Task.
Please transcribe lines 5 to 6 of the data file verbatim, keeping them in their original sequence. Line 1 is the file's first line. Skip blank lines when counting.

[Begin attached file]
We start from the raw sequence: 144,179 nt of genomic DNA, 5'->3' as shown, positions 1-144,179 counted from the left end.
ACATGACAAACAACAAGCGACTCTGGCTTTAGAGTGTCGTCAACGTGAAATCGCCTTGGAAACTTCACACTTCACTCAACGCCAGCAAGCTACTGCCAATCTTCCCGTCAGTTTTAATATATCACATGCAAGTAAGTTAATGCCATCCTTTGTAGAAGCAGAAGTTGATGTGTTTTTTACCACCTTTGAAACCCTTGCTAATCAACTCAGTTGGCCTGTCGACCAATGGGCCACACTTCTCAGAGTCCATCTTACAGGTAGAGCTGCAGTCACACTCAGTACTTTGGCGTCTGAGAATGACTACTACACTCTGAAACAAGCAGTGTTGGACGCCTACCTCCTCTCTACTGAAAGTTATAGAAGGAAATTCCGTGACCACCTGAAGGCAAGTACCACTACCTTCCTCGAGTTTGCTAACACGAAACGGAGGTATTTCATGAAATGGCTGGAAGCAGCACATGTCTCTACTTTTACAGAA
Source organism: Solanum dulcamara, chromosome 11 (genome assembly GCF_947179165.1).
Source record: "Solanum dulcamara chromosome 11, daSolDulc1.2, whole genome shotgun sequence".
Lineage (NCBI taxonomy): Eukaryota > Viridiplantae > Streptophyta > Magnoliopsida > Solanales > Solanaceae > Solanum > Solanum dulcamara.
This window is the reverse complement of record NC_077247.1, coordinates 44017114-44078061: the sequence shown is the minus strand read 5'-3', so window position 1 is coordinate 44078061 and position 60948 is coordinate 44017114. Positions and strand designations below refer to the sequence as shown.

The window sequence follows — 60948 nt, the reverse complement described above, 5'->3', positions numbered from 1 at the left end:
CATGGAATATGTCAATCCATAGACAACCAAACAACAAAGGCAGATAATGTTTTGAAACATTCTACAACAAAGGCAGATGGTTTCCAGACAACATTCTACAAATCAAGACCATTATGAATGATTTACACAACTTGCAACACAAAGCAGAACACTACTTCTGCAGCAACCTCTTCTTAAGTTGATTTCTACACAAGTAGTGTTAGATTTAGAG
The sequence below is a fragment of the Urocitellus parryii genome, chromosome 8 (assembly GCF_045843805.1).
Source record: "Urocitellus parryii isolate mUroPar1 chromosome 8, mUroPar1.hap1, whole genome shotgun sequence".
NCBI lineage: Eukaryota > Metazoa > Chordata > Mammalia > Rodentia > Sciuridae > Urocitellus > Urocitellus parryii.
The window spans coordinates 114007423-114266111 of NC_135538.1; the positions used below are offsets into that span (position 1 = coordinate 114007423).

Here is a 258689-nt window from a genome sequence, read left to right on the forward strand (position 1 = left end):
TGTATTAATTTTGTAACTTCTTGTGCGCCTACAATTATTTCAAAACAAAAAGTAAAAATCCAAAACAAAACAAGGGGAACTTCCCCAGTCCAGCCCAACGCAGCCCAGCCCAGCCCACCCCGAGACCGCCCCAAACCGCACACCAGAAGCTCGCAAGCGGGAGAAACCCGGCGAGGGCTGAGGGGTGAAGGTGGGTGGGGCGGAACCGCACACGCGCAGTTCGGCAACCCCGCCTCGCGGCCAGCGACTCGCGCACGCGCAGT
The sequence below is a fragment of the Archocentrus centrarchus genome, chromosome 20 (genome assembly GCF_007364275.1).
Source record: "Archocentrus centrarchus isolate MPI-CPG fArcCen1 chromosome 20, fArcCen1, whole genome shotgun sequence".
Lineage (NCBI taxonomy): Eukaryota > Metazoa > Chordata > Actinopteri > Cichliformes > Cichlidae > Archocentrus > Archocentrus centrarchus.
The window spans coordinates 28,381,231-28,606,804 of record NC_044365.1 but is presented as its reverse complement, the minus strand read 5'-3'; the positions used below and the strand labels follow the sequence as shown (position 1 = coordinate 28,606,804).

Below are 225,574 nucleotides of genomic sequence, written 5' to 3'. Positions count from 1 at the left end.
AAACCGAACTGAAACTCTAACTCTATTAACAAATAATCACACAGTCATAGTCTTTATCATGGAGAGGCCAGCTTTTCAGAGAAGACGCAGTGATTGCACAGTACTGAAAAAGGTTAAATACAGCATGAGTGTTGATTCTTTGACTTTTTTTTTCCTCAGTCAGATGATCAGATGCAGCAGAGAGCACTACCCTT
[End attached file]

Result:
Lineage (NCBI taxonomy): Eukaryota > Viridiplantae > Streptophyta > Magnoliopsida > Solanales > Solanaceae > Solanum > Solanum dulcamara.
This window is the reverse complement of record NC_077247.1, coordinates 44017114-44078061: the sequence shown is the minus strand read 5'-3', so window position 1 is coordinate 44078061 and position 60948 is coordinate 44017114. Positions and strand designations below refer to the sequence as shown.